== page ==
Caspase 1 expression by human colonocytes was examined and characterised: (1) at the mRNA level, using ISH and RT-PCR on mRNA extracted from isolated colonocytes; and (2) at the protein level by immunoblotting experiments using antibodies specific for the proform of caspase 1 or for its cleavage forms.
In situ hybridisation was performed on cryostat sections of 19 specimens of histologically normal colon using a digoxigenin labelled caspase 1 antisense probe. Fourteen of 19 samples (74%) showed positive labelling localised in the epithelium. A representative ISH experiment (fig 2A,B) shows strong epithelial labelling of both the surface and the colonic crypts, which was mainly cytoplasmic. The specificity of the labelling with the antisense probe was tested using two types of controls: (1) by using a digoxigenin labelled sense probe; and (2) by omitting the antisense probe in the hybridisation procedure. In these controls, the labelling was abolished (fig 2C). Finally, the absence of labelling in five cases was not accounted for by RNA degradation, as strong labelling was observed using an oligo-dT probe (data not shown).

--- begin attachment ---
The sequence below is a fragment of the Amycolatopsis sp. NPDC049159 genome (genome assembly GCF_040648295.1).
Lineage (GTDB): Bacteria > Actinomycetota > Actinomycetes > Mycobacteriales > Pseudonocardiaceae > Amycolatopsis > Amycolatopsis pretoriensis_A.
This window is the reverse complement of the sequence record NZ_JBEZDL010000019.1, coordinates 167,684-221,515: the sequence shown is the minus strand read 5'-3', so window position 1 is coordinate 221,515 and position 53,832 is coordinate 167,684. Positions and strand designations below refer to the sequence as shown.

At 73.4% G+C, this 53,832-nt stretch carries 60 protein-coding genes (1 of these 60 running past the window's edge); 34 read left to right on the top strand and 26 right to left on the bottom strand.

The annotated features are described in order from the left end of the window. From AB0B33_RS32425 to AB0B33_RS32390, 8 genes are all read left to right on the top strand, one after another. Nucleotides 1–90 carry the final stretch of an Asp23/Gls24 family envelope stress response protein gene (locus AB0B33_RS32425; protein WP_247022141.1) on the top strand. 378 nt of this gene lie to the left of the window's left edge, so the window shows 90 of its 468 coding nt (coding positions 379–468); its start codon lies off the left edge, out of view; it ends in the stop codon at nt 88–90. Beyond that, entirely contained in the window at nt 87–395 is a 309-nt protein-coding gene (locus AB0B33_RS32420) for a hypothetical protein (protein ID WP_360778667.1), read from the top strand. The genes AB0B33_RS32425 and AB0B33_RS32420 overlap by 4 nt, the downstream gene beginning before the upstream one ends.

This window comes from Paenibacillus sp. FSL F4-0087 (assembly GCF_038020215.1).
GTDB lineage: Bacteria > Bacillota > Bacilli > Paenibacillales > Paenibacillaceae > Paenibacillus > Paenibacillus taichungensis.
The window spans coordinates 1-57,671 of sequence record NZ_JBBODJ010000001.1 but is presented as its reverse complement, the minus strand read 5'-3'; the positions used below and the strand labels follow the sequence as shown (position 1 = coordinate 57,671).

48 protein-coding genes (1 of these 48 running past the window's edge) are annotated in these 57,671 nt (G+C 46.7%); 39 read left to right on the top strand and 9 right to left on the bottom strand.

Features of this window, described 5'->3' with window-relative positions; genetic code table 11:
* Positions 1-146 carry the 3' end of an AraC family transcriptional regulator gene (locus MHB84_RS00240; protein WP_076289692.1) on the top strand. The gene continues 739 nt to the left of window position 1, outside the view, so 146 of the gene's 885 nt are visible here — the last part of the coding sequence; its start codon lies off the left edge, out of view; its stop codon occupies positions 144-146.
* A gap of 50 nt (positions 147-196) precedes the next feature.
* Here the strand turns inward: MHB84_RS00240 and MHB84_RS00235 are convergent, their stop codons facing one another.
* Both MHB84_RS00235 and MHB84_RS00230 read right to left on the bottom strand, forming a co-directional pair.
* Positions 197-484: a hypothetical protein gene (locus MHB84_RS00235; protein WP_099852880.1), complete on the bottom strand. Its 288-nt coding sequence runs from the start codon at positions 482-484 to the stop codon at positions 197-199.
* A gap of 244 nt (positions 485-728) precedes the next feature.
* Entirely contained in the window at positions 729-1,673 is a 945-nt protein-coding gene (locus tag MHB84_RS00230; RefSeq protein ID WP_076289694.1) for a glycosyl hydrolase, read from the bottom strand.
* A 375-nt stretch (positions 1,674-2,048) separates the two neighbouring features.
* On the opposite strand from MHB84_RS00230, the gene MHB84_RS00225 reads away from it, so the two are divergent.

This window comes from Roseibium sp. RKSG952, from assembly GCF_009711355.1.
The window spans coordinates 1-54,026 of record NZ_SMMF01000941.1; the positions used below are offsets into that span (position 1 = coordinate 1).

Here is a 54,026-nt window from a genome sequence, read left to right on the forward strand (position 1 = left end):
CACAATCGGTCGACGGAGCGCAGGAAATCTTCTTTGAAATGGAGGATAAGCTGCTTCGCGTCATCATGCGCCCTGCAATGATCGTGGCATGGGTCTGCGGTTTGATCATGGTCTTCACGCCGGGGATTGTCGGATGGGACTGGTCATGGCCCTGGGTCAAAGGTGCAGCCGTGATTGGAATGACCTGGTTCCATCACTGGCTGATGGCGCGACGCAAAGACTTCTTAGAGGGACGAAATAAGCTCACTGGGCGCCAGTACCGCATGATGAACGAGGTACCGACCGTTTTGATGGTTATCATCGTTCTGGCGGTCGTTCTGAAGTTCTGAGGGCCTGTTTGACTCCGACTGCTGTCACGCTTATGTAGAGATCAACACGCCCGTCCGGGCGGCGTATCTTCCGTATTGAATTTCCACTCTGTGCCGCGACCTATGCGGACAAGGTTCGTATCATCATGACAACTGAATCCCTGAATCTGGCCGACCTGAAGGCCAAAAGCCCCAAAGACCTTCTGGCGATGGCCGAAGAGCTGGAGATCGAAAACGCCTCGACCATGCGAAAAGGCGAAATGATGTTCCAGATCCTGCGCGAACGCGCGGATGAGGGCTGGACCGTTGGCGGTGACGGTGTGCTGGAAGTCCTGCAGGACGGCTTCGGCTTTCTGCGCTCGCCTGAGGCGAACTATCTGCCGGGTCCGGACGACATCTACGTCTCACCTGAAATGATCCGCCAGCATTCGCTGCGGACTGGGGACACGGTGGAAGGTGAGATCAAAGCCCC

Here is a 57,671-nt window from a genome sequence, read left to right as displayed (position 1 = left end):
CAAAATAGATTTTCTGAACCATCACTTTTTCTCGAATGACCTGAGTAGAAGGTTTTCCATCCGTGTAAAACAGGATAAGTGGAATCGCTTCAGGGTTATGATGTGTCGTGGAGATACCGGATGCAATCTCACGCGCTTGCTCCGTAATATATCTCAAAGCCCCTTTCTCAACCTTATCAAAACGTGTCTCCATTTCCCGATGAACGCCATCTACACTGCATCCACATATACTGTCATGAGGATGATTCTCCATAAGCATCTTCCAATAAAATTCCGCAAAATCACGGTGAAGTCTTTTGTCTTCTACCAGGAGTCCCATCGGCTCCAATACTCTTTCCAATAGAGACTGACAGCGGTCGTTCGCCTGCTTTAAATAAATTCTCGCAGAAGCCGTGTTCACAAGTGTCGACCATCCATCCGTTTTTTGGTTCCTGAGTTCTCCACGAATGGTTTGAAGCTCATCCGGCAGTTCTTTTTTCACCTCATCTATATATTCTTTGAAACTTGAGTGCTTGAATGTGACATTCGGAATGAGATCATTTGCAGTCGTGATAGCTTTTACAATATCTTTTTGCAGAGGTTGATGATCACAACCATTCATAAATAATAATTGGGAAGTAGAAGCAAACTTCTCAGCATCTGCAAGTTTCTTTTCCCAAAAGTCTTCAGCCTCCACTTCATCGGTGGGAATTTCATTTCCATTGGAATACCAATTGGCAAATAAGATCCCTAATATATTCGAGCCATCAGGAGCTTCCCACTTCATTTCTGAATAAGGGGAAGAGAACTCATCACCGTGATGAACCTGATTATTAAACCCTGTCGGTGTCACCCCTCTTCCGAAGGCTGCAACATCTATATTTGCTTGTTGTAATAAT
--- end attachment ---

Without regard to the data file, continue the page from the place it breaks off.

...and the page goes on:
RT-PCR experiments were performed to characterise the isoform of mRNA coding for caspase 1 in human isolated colonocytes. As shown in fig 3, a unique DNA product of 1102 bp was detected by ethidium bromide staining and was subsequently identified as caspase 1 by Southern blot hybridisation using the full length caspase 1 cDNA as a probe (data not shown). As oligonucleotide primers were chosen in such a way that they could generate amplification products encompassing all the known isoforms of mRNA coding for caspase 1, these findings show that only one isoform of caspase 1 mRNA is expressed in human colonocytes.
To determine whether caspase 1 protein was expressed in human normal colonocytes, immunoblotting experiments were performed on lysates of eight preparations of isolated colonocytes. The cell lysates were run on SDS-PAGE gels, and transferred onto nitrocellulose filters which were probed with either an anti-p45 antibody specific for caspase 1 p45 proform or with an anti-p10 antibody which recognises both the p45 proform and the p10 cleavage form. In six of the eight preparations, both antibodies labelled a single major band at the 45 kDa position (fig 4). The anti-p10 antibody failed to show a band at the 10 kDa position. Confirmation of the specificity of the labelling came from preabsorbing the antibodies with their corresponding blocking peptides, which resulted in full abolition of the labelling (not shown).